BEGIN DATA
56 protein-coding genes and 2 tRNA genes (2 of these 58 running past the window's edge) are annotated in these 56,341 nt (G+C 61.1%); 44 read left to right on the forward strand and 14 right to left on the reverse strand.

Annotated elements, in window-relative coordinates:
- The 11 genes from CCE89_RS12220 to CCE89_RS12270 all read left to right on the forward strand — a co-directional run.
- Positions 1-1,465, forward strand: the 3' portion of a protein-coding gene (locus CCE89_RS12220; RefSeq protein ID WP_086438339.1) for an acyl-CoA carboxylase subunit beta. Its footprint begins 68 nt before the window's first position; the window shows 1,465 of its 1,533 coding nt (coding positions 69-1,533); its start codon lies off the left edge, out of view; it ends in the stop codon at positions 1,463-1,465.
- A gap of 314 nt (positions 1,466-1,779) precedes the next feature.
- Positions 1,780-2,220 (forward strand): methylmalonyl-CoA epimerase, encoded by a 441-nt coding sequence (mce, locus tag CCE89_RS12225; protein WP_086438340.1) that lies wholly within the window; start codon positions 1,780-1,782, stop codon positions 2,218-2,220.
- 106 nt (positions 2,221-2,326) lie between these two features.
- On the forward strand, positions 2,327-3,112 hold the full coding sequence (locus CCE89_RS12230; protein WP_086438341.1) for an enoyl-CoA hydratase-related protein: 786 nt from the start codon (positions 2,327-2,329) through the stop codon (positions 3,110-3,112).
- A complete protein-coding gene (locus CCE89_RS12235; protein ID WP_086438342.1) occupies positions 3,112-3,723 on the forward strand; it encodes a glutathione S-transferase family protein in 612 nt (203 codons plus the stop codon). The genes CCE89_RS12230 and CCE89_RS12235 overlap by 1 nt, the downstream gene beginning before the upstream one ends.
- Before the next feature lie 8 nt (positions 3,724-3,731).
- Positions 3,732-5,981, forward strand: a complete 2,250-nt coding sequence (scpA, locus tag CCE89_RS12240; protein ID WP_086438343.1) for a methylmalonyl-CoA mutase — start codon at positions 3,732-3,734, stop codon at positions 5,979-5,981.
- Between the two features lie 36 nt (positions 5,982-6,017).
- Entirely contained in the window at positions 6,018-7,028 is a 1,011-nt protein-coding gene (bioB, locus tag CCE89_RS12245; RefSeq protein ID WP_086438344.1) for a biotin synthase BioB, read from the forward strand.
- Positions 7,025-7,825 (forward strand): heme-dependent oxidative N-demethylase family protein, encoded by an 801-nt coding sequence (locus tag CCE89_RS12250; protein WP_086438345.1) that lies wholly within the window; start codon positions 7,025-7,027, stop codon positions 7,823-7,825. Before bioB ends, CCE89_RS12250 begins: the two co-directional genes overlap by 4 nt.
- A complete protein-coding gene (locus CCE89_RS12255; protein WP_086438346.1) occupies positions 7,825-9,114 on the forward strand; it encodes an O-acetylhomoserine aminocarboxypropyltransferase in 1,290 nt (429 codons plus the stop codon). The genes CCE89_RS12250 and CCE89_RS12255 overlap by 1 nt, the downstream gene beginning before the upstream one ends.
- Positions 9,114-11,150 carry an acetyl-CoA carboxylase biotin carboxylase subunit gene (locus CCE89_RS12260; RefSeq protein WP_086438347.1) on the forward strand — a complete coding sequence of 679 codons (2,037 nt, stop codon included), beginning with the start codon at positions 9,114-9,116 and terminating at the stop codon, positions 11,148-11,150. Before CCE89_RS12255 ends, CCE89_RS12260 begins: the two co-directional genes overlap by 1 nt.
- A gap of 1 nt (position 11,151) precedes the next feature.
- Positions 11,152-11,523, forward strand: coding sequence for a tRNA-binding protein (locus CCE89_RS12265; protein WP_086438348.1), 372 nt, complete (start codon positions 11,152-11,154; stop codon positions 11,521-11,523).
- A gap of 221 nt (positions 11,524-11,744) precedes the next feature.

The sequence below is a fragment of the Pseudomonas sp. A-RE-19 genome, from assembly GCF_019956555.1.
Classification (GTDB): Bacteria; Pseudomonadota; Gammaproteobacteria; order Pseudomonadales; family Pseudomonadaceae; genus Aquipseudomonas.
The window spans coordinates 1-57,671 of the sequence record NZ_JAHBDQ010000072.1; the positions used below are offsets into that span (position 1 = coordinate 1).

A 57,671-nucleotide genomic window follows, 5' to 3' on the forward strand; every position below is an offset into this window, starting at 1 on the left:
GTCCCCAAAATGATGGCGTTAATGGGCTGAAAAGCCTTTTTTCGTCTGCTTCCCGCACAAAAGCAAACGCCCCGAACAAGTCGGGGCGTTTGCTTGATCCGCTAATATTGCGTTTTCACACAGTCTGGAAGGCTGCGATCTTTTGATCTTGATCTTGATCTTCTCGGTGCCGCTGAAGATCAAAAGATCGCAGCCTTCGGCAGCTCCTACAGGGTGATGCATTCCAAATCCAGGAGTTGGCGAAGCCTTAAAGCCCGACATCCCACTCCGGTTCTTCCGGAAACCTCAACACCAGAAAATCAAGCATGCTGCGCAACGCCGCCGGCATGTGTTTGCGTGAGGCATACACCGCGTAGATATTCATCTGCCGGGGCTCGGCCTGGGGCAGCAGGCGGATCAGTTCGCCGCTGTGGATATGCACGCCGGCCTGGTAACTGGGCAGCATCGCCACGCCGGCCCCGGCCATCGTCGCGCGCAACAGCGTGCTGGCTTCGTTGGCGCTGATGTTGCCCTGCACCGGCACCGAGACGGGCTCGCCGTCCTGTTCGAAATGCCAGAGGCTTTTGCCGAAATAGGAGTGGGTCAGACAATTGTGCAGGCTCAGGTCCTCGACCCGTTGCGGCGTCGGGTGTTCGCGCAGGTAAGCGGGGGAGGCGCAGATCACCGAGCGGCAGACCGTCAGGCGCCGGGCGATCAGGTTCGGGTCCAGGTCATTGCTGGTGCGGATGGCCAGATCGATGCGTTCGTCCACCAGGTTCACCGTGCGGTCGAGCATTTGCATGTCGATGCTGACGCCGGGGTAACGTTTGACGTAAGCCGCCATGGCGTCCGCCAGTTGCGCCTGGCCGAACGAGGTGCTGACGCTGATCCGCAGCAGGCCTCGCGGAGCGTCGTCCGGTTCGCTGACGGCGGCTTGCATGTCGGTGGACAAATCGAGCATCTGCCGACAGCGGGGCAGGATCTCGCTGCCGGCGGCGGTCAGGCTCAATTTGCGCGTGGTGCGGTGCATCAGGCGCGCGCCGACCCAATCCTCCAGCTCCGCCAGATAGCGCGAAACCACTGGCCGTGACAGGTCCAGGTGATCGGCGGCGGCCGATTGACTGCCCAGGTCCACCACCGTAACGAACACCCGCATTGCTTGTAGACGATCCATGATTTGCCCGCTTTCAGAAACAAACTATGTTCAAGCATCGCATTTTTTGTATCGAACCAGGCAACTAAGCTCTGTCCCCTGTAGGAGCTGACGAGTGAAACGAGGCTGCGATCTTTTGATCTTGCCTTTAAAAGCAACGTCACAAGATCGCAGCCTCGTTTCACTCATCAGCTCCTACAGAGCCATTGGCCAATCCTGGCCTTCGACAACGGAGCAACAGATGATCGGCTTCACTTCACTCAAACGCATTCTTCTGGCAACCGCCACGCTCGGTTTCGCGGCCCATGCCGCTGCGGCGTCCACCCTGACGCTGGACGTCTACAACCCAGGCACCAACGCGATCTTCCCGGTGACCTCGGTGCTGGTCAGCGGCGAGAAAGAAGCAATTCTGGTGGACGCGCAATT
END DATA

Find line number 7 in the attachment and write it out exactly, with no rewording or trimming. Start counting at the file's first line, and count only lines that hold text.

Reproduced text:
- 106 nt (positions 2,221-2,326) lie between these two features.